Next comes the interview itself, a crucial part of the writer being able to produce a feature article. Without an interview, the writer or student is left with unconfirmed information, which will generally produce a biased article – because it’s only fair if the interviewee said it during the interview. After the writer has contacted the person they are interviewing to schedule the meeting, they must define their subject – either over the phone or in person. It is a challenge to describe how exactly to interview a person; but it usually starts after a rapport has been established and the interviewee and the interviewer are on the same page in understanding the scope or point of the interview. Then the writer begins by asking the interviewee questions, in turn writing down their answers to be used in the writing of the essay. Once the student or writer feels they have enough information – facts, quoted material and other such relevant information – they can bring the interview to a close and begin the writing process of the feature article.


Lastly, from the information taken from the interview, the writer or student must write the story. The seasoned journalist will probably know the exact angle they will take in the story by the time they ask their first few questions, or sometimes even before the interview begins. But the novice may have some challenges in writing their feature story so that it is told well and effectively. This usually comes with experience, years of experience. The novice may want to start the writing process by going through their notes, both from their research and their interview notes, and look for patterns. Maybe it’s how a politician always wanted to be in politics because their parents were; maybe the angle of a feature article can be how an artist had a harrowing experience as a child and art makes them feel confident and safe in the world. It could, for example, be how a postal worker with a mediocre salary has, for over 20 years, saved enough money to help build a center for abused children and why they wanted to do this. It all depends on the interview and the point of telling the story in the first place. In any case, the person writing the feature article can sometimes have a lot of freedom in how they write their feature article, depending on the publication or academic course. They have written a good feature article if they are engaging the reader and using concrete evidence to make a point, or to carry out a theme, much like that of an argumentative essay. Only, they are not making an argument; they are letting carefully arranged facts tell the story for them.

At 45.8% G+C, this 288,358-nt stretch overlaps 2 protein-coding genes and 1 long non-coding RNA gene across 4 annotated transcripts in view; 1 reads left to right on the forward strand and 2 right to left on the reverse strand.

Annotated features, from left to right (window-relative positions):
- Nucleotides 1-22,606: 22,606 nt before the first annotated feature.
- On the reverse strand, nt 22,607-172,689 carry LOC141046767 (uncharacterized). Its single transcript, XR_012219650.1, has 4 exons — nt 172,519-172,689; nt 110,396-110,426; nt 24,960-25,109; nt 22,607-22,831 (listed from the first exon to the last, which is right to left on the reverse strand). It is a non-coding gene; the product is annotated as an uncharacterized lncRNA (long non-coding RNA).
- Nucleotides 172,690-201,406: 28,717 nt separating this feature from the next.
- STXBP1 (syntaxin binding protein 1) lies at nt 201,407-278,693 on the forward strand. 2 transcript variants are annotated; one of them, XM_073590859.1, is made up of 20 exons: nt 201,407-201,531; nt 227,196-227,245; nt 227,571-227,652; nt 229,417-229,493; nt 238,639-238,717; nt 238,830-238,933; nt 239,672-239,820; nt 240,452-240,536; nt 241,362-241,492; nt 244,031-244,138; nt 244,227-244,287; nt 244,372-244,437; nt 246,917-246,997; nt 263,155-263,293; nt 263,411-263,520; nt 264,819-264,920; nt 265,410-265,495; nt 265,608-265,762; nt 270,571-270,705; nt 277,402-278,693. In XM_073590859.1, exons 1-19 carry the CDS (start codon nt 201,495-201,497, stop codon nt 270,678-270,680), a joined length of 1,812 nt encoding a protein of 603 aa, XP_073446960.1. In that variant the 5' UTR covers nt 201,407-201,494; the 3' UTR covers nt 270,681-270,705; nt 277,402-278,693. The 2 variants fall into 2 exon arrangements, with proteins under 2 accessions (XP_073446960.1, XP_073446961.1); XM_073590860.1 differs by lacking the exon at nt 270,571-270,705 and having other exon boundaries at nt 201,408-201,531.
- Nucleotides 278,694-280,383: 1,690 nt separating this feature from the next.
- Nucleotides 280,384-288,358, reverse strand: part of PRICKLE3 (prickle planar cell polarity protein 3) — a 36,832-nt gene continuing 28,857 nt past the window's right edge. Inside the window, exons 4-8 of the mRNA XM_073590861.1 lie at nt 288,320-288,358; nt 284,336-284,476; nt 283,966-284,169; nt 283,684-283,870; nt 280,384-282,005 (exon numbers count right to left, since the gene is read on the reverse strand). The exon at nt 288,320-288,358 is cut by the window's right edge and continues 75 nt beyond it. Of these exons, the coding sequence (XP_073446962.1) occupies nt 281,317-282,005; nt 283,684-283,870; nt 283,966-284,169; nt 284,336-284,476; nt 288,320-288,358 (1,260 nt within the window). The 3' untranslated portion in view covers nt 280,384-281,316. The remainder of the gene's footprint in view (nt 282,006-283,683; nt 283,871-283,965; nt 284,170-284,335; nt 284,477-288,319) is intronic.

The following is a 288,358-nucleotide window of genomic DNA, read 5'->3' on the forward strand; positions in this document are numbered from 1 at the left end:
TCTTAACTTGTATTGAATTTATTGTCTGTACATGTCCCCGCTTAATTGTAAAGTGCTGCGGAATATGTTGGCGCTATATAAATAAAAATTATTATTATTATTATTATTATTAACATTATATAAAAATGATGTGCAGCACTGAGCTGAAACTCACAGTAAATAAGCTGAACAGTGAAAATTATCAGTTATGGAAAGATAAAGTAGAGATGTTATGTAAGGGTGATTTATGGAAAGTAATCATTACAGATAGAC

In conclusion, the feature article is quite a bit different than the regular hard-news story. And it’s a lot different to write. In some ways, the feature story can read almost like a short story, with narration, sensory descriptions, facts and dialogue. They are interesting to read and still inform the reader about a particular person, theme, issue or topic – which is the entire point of news journalism. But any journalist knows that producing a good feature article can be a challenge. Nonetheless, by following this set of directions, as enumerated above, any novice with a decent ability to write and craft paragraphs can produce a good feature article. It begins with having respect for their reader, for whatever or whomever they are writing about, as well as for journalism itself – which is essentially a freedom of speech and is meant to uphold Democracy and Fairness and Liberty.